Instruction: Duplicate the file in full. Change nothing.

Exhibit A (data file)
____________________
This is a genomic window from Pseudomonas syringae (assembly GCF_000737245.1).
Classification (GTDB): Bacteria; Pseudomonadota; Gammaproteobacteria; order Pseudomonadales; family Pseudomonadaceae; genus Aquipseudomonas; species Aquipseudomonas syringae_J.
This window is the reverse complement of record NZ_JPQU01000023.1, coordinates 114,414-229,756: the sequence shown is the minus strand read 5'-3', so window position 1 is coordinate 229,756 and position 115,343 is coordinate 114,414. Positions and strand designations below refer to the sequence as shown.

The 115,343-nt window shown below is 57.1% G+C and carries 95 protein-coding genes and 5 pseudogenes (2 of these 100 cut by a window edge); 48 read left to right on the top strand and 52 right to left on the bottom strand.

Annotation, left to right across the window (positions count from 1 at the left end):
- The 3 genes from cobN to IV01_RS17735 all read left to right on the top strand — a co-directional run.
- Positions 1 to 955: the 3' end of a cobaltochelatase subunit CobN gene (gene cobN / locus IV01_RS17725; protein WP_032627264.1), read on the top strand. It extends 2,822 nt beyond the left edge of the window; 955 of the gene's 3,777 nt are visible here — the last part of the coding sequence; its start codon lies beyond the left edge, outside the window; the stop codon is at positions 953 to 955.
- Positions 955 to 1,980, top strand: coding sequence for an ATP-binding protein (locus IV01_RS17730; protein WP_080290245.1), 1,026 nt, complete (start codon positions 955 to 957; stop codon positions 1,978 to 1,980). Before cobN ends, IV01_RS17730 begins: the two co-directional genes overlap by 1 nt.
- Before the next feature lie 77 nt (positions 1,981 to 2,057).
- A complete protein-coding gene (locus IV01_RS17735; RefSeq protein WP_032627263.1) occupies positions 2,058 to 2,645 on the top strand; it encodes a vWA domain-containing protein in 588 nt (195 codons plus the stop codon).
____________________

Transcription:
This is a genomic window from Pseudomonas syringae (assembly GCF_000737245.1).
Classification (GTDB): Bacteria; Pseudomonadota; Gammaproteobacteria; order Pseudomonadales; family Pseudomonadaceae; genus Aquipseudomonas; species Aquipseudomonas syringae_J.
This window is the reverse complement of record NZ_JPQU01000023.1, coordinates 114,414-229,756: the sequence shown is the minus strand read 5'-3', so window position 1 is coordinate 229,756 and position 115,343 is coordinate 114,414. Positions and strand designations below refer to the sequence as shown.

The 115,343-nt window shown below is 57.1% G+C and carries 95 protein-coding genes and 5 pseudogenes (2 of these 100 cut by a window edge); 48 read left to right on the top strand and 52 right to left on the bottom strand.

Annotation, left to right across the window (positions count from 1 at the left end):
- The 3 genes from cobN to IV01_RS17735 all read left to right on the top strand — a co-directional run.
- Positions 1 to 955: the 3' end of a cobaltochelatase subunit CobN gene (gene cobN / locus IV01_RS17725; protein WP_032627264.1), read on the top strand. It extends 2,822 nt beyond the left edge of the window; 955 of the gene's 3,777 nt are visible here — the last part of the coding sequence; its start codon lies beyond the left edge, outside the window; the stop codon is at positions 953 to 955.
- Positions 955 to 1,980, top strand: coding sequence for an ATP-binding protein (locus IV01_RS17730; protein WP_080290245.1), 1,026 nt, complete (start codon positions 955 to 957; stop codon positions 1,978 to 1,980). Before cobN ends, IV01_RS17730 begins: the two co-directional genes overlap by 1 nt.
- Before the next feature lie 77 nt (positions 1,981 to 2,057).
- A complete protein-coding gene (locus IV01_RS17735; RefSeq protein WP_032627263.1) occupies positions 2,058 to 2,645 on the top strand; it encodes a vWA domain-containing protein in 588 nt (195 codons plus the stop codon).